The most compelling situation is probably Liberty Sirius XM (LSXMA). Its market value is currently a little below $15 billion while its ownership piece in SIRI is above 70%, and at the current market value represents a near twenty percent discount to that stake. SIRI is a 5.5-billion dollar business which generates nearly $2.5 billion in cash a year. It has over 33 million subscribers with a real opportunity to continue growing by gains in the new and used car markets, a focus on simplicity and ease of use attracting users through a new app for non-car subscribers, the introduction of video, connected car services, and the growth of their emerging advertising business. There is also optionally with the approximately 20 pct ownership of Pandora Media - where they have a new CEO and a shift in focus on simplicity and more compelling content to attract advertisers, and better target users through automated advertising - recently purchased AdsWizz for that purpose. Other optionality includes Liberty's potential debt position in IheartMedia - Liberty didn't get involved to not have a large seat at the table of an asset that would fit quite well with a number of Liberty properties.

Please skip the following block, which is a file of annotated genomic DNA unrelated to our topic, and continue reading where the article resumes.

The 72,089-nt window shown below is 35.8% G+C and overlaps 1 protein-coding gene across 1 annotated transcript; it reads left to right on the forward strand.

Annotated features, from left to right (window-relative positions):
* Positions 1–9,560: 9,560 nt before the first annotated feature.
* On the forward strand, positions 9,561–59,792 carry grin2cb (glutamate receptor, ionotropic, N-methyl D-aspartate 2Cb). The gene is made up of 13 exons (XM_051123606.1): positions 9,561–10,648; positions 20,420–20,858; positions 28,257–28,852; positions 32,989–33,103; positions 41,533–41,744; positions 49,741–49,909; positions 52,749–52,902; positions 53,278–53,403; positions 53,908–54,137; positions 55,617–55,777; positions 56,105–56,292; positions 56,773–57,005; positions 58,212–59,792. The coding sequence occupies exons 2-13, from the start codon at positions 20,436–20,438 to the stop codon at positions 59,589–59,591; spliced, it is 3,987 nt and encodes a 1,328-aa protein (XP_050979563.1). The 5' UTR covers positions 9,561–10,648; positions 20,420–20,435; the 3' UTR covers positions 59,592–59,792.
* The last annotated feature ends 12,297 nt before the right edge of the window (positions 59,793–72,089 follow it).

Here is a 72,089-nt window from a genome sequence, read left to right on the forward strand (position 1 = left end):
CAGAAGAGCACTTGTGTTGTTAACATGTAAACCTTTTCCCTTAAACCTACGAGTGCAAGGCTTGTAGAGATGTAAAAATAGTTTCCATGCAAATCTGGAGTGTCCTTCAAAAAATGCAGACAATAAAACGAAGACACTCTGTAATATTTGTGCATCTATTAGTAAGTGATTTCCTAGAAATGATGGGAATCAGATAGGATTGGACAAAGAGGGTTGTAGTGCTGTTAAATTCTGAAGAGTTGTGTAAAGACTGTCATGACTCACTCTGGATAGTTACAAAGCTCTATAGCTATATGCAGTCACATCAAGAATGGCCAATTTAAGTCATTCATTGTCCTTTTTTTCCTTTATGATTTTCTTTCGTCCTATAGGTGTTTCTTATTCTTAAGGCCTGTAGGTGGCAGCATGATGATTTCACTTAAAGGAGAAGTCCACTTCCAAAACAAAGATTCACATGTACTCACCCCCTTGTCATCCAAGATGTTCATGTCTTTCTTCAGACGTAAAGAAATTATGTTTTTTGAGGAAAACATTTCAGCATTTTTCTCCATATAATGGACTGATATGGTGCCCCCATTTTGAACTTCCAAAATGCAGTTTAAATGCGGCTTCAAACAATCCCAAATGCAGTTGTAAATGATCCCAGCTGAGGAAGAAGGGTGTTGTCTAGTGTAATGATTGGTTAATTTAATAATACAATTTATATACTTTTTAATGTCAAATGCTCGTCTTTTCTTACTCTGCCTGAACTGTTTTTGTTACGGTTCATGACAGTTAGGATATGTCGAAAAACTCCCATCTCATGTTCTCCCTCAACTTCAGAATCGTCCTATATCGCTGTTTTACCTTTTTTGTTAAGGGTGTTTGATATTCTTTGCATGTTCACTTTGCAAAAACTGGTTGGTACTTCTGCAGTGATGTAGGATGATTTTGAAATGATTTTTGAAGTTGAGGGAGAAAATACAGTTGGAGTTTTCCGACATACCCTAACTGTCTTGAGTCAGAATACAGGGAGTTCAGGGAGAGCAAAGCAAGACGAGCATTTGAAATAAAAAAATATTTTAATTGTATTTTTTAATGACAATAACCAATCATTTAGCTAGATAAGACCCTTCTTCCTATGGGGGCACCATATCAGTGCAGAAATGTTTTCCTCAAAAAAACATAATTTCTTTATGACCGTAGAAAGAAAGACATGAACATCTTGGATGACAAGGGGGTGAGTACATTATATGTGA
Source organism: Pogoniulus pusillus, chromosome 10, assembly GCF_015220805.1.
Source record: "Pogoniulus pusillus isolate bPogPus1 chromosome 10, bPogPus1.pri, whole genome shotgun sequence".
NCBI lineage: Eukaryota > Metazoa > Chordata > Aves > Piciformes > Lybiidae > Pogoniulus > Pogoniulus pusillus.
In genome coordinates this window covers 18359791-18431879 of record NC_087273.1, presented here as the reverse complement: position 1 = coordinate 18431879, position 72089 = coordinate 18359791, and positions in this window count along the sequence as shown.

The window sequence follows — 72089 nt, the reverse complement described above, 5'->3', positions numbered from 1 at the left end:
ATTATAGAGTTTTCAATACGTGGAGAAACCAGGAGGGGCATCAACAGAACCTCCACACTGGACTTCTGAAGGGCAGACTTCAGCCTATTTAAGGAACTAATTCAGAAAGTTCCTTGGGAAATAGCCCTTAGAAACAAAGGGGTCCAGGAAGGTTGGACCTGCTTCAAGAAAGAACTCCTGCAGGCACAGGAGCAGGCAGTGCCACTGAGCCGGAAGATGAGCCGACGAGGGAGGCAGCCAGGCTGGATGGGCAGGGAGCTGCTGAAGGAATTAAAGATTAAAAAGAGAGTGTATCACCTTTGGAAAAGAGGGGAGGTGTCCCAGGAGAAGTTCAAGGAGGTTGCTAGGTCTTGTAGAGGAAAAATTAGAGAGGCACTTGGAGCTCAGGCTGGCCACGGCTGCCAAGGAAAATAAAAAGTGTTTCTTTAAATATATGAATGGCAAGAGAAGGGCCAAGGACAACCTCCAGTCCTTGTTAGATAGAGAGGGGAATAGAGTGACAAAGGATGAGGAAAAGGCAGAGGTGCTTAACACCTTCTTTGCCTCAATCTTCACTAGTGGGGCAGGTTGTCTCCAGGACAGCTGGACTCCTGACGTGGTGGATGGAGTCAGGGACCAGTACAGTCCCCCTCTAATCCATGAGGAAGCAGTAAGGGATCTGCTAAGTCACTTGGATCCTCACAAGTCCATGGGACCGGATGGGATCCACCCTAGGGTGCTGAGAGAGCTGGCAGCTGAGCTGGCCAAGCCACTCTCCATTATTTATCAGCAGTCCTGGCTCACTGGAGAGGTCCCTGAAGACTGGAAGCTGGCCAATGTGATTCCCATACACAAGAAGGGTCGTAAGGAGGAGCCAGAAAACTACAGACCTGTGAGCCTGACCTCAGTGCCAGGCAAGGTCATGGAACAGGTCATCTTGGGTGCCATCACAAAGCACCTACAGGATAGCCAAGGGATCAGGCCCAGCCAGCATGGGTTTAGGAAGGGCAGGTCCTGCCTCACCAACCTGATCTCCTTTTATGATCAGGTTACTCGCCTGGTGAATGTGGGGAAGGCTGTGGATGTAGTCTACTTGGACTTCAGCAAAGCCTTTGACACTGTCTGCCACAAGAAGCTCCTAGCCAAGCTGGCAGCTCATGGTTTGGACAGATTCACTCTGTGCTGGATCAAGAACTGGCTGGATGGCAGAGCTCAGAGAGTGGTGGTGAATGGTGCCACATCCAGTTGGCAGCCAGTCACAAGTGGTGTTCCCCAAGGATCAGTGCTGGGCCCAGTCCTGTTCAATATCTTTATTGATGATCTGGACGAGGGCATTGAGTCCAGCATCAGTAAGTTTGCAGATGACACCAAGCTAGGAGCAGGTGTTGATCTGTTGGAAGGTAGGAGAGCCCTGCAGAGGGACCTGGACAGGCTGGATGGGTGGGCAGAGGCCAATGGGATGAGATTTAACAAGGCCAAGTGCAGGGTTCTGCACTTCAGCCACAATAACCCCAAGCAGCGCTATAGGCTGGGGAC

Liberty Global (LILA) is interesting because of the potential for it becoming a powerhouse in Latin America in both broadband and wireless. Its largest division is Cable and Wireless, which provides the fiber optic network in much of the Caribbean for wholesale services. It is the dominant provider in Chile and Puerto Rico, so it took a nice hit last year with the hurricanes. It is currently waiting to close on the acquisition of the largest broadband provider in Costa Rica. The focus will be continued acquisitions and the company has stated they believe they have a 50-billion dollar opportunity - with a market value of $3.5 billion and trading at an EV/EBITDA multiple of below 7 - very interesting.